It’s not easy to stay organized during a job search. The more jobs you apply to, the easier it is to get sidetracked, forget the details of your submissions, get discouraged, and lose your focus.
Today I will share with you an easy system to help you organize your job search so that you can concentrate on looking for that dream job and avoid time wasters.
Before I dive into the job tracking system that I use, I need to explain what the application process through agencies is; the information used in my job search will be captured in the job tracking sheet.
Depending in which country you live this process may vary but the steps are essentially the same.
- In Canada, the process is that companies that want to hire submit the request in a system to which recruitment agencies have access to. This request usually has a job ID which is used for reference because the job description might be similar to that of another job.
- Once agencies look at the job and identify the requirements, they will call people who they think they might be qualified. This is where you and I get the call.
- If the agent determines you are qualified, he/she will agree to submit you for the job. You will send your resume to the agent and agree on a rate or annual salary.
- The agent will then submit your resume to the employer’s requisition and you will get a confirmation that you were submitted.
- The employer reviews the resumes received and will contact the agency to arrange an interview with the candidate chosen.
- The agency calls you and confirms the interview.
Sometimes the agencies will call you within minutes one after another, because they all get the job request at the same time and they are rushing to submit the qualified candidates. If you don’t have a system in place, you will lose time identifying what the job is, if you’ve been submitted already, and you will be submitted twice.
Being submitted twice is considered by the employer a strategy to submit your resume more than once through different agencies; is like entering a contest multiple times, which may increase your rate of success over others’. It’s a practice detested by employers and they will reject your application.
So, in order to avoid this mistake and to easily keep track of your applications, I will give you my system. Use it and adjust it to add or remove information as you see fit.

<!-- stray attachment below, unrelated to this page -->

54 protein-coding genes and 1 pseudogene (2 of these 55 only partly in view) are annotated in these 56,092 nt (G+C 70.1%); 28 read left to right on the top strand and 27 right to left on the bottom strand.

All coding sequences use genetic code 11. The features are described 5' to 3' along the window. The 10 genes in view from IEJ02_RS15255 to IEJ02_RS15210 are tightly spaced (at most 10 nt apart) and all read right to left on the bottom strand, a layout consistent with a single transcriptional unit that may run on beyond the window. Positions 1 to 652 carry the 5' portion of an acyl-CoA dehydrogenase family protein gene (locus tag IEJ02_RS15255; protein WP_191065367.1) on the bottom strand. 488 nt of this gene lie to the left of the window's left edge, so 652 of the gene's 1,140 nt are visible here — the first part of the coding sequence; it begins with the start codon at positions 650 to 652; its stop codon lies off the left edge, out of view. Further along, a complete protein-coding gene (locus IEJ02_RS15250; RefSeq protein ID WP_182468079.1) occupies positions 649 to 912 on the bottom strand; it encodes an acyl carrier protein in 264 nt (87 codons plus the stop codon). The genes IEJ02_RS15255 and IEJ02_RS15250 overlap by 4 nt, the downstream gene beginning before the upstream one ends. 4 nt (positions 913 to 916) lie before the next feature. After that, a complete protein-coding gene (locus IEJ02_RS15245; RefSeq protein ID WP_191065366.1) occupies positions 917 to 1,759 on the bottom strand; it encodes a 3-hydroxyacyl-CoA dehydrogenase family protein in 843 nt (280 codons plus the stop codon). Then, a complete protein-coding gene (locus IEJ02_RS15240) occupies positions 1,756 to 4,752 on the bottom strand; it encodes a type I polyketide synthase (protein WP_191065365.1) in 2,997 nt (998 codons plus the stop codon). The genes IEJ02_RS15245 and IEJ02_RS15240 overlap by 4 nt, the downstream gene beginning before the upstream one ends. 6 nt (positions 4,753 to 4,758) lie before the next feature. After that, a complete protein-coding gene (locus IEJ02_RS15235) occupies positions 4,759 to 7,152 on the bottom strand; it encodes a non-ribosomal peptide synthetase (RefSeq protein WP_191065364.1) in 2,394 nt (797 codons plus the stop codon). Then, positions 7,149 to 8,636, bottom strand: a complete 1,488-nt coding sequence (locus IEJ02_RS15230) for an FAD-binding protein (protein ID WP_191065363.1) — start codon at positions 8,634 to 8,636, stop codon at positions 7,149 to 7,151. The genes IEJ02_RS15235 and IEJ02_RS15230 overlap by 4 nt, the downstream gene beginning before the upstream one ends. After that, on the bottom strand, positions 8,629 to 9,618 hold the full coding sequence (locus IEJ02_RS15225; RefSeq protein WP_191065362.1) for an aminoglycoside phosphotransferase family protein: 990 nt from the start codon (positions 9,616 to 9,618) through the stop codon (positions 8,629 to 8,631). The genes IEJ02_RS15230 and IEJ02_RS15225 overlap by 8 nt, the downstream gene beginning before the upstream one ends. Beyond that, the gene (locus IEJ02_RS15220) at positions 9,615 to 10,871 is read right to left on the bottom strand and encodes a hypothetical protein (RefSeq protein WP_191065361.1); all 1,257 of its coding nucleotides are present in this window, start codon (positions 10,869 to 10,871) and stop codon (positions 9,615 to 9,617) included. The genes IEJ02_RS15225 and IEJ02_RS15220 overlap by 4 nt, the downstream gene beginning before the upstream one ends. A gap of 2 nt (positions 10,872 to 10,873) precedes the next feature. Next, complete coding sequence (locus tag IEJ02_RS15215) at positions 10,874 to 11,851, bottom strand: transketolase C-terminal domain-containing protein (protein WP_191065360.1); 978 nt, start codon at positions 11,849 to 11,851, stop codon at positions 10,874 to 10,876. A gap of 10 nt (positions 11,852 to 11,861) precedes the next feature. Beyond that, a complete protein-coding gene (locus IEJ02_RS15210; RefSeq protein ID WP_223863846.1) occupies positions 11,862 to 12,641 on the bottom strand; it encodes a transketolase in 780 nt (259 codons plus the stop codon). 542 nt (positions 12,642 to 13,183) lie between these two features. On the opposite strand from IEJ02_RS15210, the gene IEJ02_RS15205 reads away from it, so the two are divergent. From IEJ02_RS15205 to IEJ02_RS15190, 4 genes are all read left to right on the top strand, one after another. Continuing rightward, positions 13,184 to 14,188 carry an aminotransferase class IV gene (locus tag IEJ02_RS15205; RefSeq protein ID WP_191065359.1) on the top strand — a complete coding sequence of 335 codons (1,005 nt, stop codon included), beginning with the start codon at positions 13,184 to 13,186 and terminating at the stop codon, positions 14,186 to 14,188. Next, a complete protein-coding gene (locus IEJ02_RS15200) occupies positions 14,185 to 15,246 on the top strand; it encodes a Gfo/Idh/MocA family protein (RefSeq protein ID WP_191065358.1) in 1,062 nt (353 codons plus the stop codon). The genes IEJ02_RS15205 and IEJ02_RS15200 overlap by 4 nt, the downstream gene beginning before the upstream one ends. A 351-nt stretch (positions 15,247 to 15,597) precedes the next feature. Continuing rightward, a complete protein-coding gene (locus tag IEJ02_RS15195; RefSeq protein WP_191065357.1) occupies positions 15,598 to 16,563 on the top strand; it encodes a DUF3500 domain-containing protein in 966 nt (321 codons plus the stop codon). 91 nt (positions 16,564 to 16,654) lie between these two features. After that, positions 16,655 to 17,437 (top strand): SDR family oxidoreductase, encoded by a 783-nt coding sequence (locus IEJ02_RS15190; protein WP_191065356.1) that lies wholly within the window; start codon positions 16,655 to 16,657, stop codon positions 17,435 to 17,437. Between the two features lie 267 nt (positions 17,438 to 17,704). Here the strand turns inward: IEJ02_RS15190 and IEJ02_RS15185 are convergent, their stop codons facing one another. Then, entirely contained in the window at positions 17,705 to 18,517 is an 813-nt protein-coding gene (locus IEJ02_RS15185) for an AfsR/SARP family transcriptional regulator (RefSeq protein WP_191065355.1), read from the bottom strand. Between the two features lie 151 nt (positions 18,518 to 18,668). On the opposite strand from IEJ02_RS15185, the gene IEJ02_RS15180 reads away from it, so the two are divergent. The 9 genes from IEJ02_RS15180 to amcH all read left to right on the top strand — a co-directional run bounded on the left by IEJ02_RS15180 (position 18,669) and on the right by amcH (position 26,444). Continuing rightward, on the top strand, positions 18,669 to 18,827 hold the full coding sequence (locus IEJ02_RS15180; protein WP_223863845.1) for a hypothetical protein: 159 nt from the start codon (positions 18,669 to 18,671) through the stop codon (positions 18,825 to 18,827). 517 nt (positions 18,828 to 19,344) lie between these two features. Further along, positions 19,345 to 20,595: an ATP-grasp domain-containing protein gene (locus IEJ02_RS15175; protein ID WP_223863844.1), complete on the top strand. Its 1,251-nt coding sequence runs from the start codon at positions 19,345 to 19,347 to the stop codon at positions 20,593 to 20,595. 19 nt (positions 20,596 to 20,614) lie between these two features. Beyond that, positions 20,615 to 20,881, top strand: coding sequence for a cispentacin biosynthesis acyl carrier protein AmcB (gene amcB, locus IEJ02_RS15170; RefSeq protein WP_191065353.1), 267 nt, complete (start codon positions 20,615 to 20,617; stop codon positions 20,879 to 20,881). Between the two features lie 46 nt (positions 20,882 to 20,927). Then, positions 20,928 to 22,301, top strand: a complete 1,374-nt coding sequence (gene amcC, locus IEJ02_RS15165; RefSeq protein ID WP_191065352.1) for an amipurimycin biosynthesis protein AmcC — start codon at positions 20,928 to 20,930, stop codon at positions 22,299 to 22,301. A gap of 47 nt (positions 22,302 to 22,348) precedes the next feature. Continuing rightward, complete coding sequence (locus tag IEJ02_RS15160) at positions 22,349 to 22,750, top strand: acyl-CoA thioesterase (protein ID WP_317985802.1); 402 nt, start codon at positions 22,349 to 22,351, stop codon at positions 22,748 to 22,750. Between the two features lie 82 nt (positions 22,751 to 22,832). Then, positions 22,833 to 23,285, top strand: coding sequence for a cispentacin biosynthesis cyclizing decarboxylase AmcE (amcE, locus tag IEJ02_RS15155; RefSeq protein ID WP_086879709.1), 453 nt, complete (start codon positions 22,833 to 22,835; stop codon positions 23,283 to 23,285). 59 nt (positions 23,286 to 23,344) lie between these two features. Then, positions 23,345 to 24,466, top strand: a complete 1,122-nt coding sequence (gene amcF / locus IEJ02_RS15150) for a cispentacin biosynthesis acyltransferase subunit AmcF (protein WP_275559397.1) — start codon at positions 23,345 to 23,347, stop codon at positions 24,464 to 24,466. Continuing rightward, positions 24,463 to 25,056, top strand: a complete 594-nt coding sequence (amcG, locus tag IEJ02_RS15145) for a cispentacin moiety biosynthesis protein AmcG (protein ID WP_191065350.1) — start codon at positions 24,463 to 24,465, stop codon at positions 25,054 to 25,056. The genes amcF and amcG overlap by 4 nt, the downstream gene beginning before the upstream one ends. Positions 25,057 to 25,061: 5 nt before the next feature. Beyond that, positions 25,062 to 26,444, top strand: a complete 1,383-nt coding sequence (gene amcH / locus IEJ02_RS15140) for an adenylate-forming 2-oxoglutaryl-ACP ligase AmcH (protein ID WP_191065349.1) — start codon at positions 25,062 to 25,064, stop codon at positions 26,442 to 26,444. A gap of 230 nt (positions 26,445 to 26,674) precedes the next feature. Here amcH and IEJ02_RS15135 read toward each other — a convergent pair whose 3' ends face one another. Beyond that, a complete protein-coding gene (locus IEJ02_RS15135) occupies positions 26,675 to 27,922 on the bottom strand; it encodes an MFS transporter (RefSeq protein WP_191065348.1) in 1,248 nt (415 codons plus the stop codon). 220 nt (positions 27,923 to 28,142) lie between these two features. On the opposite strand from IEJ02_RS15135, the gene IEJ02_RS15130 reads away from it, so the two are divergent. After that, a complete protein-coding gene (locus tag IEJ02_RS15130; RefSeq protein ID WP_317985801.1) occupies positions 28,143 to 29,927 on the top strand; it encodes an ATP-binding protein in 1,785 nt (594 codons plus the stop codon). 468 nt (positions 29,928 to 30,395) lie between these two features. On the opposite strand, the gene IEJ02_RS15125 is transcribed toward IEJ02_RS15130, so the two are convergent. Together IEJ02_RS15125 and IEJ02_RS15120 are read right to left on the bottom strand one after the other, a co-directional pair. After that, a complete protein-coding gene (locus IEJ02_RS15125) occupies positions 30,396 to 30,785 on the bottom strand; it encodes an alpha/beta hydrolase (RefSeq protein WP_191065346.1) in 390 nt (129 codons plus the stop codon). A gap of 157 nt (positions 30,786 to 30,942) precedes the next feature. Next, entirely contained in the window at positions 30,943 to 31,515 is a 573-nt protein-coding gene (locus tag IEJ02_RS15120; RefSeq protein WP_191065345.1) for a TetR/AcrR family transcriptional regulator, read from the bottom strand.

- I always use agencies when looking for jobs, so my submission form has the name of the agent that submitted me for the job and the agency where he’s from.
- The next information is the job reference ID. Some jobs may not have this and in this case I enter information that will help me remember the job, like a keyword (could be a particular skill required, department name, anything really that makes the job unique).
- Next, I will have the description of the role. For example, if I have applied for a BA job at Company X for a Full time job I will put BA @ Company X / Full time.
- Next I will have the salary which I’ve been submitted with. For a contract I will have the rate per hour and for a full-time I will have the annual salary. This is important because you want to remember all the details of your submission and because different agencies will offer you different rates. So it’s important to remember that this particular agency submitted you with this rate at this job.
- The next information is the date when you’ve been submitted. Why is this important? Because as you go through the process, the days will go by and you need to follow-up on the jobs you’ve been submitted but didn’t hear back from the agent for a few days. So it helps if you know on which date you’ve been submitted.
- If you want, you can have a column for follow-up where you can record when you touched base with the agent and what the feedback was (for example: contacted X on (date), interviews have not started, then you know you need to follow-up again in a few days).
- If you have not been selected for an interview, strike that job through but leave it on the sheet so you can remember that you’ve been submitted but were not selected.
Here’s how my submission sheet looks like after I have applied for 3 jobs:
It does not have to be anything fancy; just draw some lines, use your handwriting – this is for your notes only.
One more thing – I intentionally don’t use Excel because I want to have access to the sheet at all times. I keep it on my desk when I’m home and take it with me when I’m going out (you never know when you’ll get a call for a job, so you want to be prepared, right?). As I go through the process I keep updating it.
Remember: Write it down so you won’t forget. Having a system in place makes your life easier and avoids confusion and misunderstandings.
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